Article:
Writer and professor Doug Sikkema on learning new skills and gaining courage

Poetry is a way to slow down and pay attention. For a while, it was the way I read the Psalms. I would go out on a lunch break and transpose a psalm into my own verse, sometimes just attending closely to wordplay, rhythm, recurring images, and patterns. When I get to my backyard (especially out in the bush) or in a church service, I like to process the images and ideas I have by constraining them into lines. And once I get started, more often than not, I’m surprised by the connections and ideas, the words and symbols, that start to appear on the page. 

John Terpstra, a local poet, read some of my early poems and said, “These sound like someone trying to write a poem.” It was good advice (even if it stung a bit). His point, I think, was that the best poetry feels natural, and it does because the work is hidden. Like Michelangelo erasing the drawings and sketches, a great poet’s final product requires time, patience, and sweating over the words. When you don’t put in the time, oddly, you put the effort onto your reader.  

I’m currently working on a small chapbook of poems about Niagara. The impetus for the project was a collection of Niagara-based poems edited by Deborah Bowen, a professor at Redeemer University. I was fascinated by her project, and it led me to try my hand at writing about my place.

“Home in the Fall’ became my first attempt, and it explored the idea of what it means to be native to your place and the ways in which we often get this wrong and live poorly in our place. I’m excited to explore this project in poetry because I have spent much of my academic life writing about poets and poetry. I am learning it’s a very different set of skills and faculties to write poetry well. I am also working on a book project looking at the ways in which art connects us to our place and why, in the Anthropocene, we need such arts now more than ever.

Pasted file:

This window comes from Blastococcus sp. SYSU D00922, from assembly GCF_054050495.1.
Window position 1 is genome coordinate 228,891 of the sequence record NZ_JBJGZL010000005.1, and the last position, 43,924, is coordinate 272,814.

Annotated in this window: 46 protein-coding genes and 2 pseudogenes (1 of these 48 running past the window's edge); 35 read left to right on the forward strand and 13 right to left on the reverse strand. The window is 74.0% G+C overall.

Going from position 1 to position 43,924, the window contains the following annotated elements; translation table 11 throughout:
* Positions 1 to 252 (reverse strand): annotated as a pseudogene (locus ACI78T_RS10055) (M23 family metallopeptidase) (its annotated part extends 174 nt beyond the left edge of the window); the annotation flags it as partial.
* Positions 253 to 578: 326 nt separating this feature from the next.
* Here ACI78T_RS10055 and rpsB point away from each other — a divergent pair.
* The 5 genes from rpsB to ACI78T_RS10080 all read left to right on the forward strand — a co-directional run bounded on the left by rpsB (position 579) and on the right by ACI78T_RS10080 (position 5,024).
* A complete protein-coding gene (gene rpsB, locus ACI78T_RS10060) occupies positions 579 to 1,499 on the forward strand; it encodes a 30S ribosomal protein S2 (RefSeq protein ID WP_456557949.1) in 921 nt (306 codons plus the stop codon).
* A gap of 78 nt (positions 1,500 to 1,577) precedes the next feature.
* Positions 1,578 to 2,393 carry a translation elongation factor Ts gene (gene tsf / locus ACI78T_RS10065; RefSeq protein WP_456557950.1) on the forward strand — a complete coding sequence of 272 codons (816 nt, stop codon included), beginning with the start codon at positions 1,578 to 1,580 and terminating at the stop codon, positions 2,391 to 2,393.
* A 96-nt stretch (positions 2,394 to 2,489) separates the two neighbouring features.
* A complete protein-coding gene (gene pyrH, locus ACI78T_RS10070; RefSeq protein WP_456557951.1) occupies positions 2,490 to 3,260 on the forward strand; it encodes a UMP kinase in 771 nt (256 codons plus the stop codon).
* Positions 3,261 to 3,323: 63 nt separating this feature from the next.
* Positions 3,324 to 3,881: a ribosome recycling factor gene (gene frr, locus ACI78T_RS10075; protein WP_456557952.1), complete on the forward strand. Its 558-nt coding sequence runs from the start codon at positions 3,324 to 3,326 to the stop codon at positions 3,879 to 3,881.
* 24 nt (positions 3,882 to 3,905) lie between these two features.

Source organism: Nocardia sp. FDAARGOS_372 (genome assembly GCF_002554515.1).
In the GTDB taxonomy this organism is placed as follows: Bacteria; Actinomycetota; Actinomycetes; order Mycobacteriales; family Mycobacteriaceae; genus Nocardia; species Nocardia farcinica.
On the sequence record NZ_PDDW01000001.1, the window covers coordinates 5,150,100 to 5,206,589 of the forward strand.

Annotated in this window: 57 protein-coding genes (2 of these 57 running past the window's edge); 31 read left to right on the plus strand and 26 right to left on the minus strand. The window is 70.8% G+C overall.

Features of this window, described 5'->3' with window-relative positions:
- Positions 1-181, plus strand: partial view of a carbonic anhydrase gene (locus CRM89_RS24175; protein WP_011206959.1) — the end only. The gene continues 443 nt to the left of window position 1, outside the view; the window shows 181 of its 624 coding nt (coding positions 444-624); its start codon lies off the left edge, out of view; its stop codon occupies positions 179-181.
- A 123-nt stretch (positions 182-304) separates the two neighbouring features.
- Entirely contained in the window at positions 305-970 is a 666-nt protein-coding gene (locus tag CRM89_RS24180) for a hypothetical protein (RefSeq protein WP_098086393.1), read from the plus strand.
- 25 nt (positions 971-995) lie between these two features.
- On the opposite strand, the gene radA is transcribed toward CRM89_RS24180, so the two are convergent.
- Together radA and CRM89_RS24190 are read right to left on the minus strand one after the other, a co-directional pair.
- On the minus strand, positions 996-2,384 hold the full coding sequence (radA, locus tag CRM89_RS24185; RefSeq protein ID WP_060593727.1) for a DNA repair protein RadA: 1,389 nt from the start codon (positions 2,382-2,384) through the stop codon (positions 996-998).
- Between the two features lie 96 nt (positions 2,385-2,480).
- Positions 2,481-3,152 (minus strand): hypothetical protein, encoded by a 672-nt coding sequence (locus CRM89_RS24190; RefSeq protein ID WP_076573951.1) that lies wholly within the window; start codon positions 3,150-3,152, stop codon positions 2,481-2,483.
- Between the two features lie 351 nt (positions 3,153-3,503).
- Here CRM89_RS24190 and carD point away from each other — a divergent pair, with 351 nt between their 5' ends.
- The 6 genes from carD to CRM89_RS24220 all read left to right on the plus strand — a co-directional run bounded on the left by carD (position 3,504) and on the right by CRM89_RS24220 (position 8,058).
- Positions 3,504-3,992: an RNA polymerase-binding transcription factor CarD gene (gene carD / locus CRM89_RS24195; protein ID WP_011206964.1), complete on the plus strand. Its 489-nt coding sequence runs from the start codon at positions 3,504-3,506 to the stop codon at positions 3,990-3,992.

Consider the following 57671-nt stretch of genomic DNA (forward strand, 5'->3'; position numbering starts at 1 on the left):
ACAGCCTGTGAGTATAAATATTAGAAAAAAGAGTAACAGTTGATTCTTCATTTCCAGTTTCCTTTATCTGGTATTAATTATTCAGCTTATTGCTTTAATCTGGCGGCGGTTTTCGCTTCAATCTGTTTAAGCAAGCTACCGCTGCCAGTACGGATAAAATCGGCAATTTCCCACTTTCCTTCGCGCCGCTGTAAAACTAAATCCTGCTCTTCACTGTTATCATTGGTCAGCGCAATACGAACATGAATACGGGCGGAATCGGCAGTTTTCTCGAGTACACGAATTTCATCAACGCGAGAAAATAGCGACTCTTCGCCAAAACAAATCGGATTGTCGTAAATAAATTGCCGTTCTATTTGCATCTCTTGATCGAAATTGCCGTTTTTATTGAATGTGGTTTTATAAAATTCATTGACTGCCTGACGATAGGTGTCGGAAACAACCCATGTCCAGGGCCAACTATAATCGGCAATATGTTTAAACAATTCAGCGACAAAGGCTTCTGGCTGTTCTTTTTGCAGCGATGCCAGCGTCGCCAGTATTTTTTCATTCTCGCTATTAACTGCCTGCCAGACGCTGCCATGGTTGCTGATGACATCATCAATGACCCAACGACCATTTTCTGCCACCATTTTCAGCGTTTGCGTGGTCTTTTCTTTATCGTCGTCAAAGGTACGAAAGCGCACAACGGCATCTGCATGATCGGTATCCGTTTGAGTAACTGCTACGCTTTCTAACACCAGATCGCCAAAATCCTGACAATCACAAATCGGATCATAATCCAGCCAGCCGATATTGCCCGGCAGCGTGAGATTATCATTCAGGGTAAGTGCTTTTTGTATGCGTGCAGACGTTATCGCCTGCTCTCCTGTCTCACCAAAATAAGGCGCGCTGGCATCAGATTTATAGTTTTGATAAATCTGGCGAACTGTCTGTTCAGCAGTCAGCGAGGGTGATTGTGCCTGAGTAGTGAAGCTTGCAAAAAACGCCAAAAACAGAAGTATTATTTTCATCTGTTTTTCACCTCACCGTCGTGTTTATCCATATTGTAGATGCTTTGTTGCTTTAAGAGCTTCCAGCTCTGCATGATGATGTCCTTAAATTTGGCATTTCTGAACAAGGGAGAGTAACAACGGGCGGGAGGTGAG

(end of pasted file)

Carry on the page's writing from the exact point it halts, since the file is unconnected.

I wish someone told me as a younger poet not to be afraid of what people think. We live in a culture that thinks writing a few lines of poetry that very likely few will read is a useless way to spend time. It’s hard to fight those voices (especially when they also come from your head). I wish I had been freed to keep chasing the joy of writing one good line or making one unique connection, and that I had made poetic writing more of a regular habit instead of an escape valve from other writing! I’m still learning. 

Doug Sikkema lives on the outskirts of Hamilton with his wife Vanessa and their four children. He is a full-time assistant professor of the core program and English at Redeemer University. He is a rookie beekeeper and loves to garden and get on his bike whenever he can. As an academic and an editor, his work is primarily criticism and essays, but lately he’s been trying his hand at poetry. He has published with Ekstasis and has had a piece accepted into an anthology of place poems for the Niagara region. His poetry explores themes of place, faith, ecology, and God.